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Judge Parker, 1/12/08

At last, the brownies’ “special” nature is explicitly acknowledged! Just what mind-expanding substance makes them “special” (complete with quotes) will no doubt be revealed in due time, which, since this is Judge Parker, means maybe by September. We know it’s good stuff, though, because in panel three Elvira appears to be so funky with ganja that she’s sporting visible odor lines, or perhaps her chemically altered brain is sending her down some kind of nightmare trip that’s beginning with her face melting and dissolving into the air. Normally I’d complain about the conversational discontinuity here — Elvira’s request that Biff respect neighborly etiquette and/or local general aviation regulations has little to do with her attempt to “turn on” the local squares — but these people are clearly so very high that we can’t expect them to make much sense. I’m looking forward to weeks of groovy psychedelia, Judge Parker style, which is to say that it will be slow, confusing, and ultimately frustrating, but there will be cleavage along the way.

Apartment 3-G, 1/12/08

The essential perversity of my entire blogging project can be summed up as follows: for the past four days, Rex Morgan, which I’ve ignored, has involved gunplay and our heroes fleeing into the woods in terror, whereas Apartment 3-G, which I’ve made sure to keep you current on, has involved boring people at a stupid New Year’s party. If you’re not down with that, then maybe the Comics Curmudgeon is not for you, my friend. Anyway, while we wait for Lu Ann’s inevitable discovery of Alan in the bathroom either shooting smack or offering to perform any number of unsavory acts in exchange for said smack, I want you to ponder this: of the 365 Apartment 3-G’s that were published in 2007, were there really not 13 or 14 that could have been combined, or perhaps even eliminated entirely, to so as to allow whatever Big Dramatic Moment is looming for midnight to happen in the strip actually published on December 31?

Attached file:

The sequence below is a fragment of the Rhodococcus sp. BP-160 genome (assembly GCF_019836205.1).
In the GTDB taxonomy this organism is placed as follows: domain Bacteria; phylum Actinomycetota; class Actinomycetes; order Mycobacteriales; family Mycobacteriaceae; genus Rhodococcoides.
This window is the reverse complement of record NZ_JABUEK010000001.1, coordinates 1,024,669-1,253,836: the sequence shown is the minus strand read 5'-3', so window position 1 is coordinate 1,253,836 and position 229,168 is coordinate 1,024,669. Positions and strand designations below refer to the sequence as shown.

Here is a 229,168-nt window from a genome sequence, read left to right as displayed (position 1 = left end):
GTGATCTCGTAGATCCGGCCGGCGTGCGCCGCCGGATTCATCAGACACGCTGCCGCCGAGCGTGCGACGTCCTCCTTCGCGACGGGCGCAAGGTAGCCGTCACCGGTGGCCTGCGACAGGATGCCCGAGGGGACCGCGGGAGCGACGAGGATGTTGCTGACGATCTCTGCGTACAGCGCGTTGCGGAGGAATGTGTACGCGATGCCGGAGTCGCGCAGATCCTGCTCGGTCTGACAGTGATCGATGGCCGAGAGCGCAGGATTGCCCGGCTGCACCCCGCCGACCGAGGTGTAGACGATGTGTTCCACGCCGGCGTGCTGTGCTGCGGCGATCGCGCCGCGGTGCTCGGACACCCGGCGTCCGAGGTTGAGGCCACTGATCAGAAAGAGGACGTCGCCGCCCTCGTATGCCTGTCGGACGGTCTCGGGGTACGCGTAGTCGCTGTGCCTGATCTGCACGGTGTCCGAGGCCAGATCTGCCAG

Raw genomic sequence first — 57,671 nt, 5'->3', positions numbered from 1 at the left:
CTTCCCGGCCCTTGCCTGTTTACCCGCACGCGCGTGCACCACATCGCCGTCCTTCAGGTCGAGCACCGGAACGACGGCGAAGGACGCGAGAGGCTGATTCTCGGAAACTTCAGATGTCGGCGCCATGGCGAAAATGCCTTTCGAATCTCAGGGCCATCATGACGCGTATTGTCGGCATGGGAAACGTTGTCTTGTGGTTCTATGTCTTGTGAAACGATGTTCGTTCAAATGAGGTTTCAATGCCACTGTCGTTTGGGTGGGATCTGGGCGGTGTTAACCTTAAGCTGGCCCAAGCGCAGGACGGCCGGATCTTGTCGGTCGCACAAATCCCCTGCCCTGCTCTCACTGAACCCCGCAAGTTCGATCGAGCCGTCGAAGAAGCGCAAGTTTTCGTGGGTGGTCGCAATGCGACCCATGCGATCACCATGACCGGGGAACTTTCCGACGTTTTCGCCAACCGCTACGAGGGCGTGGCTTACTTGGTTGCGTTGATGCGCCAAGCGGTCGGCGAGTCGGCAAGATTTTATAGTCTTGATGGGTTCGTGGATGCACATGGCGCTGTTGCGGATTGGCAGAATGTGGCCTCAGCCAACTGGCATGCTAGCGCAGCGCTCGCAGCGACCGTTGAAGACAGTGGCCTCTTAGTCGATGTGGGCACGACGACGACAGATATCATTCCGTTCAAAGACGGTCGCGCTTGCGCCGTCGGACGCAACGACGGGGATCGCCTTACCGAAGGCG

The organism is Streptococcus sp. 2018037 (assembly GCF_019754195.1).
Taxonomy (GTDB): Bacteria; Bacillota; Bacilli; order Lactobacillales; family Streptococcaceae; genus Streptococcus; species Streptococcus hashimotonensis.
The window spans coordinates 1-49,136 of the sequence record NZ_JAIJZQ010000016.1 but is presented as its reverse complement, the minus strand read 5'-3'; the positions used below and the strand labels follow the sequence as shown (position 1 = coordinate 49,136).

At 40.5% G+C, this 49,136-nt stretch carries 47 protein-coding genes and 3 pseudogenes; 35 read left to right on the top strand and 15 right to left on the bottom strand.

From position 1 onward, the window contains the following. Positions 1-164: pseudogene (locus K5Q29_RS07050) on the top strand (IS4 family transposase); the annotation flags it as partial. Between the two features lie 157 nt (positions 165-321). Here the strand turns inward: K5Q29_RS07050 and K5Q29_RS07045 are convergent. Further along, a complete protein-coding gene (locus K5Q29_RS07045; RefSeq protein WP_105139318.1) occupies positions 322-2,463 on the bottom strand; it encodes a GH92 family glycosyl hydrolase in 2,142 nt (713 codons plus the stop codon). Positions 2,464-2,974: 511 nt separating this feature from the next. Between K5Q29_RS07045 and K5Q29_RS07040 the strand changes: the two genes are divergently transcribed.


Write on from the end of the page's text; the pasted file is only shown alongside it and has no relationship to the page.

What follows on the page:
Family Circus, 1/12/08

Billy! As a native of Buffalo, the Queen City of the Great Lakes, I was doomed from birth to always have an undying affection for and rooting interest in the Buffalo Bills, despite the fact that with each passing year they find a new and exciting way to tear out your heart and stomp on it with their cleat-clad feet. Do not voluntarily pledge your love to them based merely on a coincidental match-up of names (yours being scrawled on your shirt, lest we not get the joke)!

Jeffy! There’s no such thing as the “Buffalo Jeffies”, but you’re a moron and so we expect no better of you. Your stupidity has in fact made you so well known that you don’t need any label on your clothes. Here, have a cookie.

Barney Google and Snuffy Smith, 1/12/08

I have to say that I’m perturbed and unsettled by the verb tense in the first world balloon in this cartoon. “Did we ever argue like them” rather than “Do we ever” implies a certain temporal distance between the speaking couple and the ones being referenced. It would be understandable if the contentious pair in the background were a younger feller and his wife and the speaker were remarking ruefully on the tempestuous nature of early courtship among fiery rural folk, but the presence of long white beards on both men indicates that they have equal status as elders in this inbred hillbilly community. The only other scenario that makes sense to me is that the foregrounded couple are in fact dead and, like overall-clad semiliterate versions of the icy, reserved angels of Wim Wenders’ 1987 classic Wings of Desire, no longer argue about anything, but merely remark and observe. This would mean that they have been cursed by a vengeful God (who turns out to be some kind of liberal city slicker after all) to haunt the same chaw-stained shanty town where they spent their narrow, miserable lives rather than being permitted to enter the blessed afterlife.

Also perturbing and unsettling: “Honeypot.”